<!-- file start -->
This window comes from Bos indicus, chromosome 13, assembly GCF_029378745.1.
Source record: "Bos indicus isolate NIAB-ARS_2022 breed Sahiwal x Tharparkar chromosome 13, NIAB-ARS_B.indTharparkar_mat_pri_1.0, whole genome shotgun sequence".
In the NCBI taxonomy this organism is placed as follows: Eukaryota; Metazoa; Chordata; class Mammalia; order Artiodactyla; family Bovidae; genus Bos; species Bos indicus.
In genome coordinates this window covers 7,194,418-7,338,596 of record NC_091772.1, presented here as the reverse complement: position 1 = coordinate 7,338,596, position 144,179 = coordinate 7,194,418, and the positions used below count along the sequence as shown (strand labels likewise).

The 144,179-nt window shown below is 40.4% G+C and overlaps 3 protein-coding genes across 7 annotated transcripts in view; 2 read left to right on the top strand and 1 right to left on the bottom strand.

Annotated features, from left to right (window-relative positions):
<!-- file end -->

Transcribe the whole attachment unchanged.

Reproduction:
This window comes from Bos indicus, chromosome 13, assembly GCF_029378745.1.
Source record: "Bos indicus isolate NIAB-ARS_2022 breed Sahiwal x Tharparkar chromosome 13, NIAB-ARS_B.indTharparkar_mat_pri_1.0, whole genome shotgun sequence".
In the NCBI taxonomy this organism is placed as follows: Eukaryota; Metazoa; Chordata; class Mammalia; order Artiodactyla; family Bovidae; genus Bos; species Bos indicus.
In genome coordinates this window covers 7,194,418-7,338,596 of record NC_091772.1, presented here as the reverse complement: position 1 = coordinate 7,338,596, position 144,179 = coordinate 7,194,418, and the positions used below count along the sequence as shown (strand labels likewise).

The 144,179-nt window shown below is 40.4% G+C and overlaps 3 protein-coding genes across 7 annotated transcripts in view; 2 read left to right on the top strand and 1 right to left on the bottom strand.

Annotated features, from left to right (window-relative positions):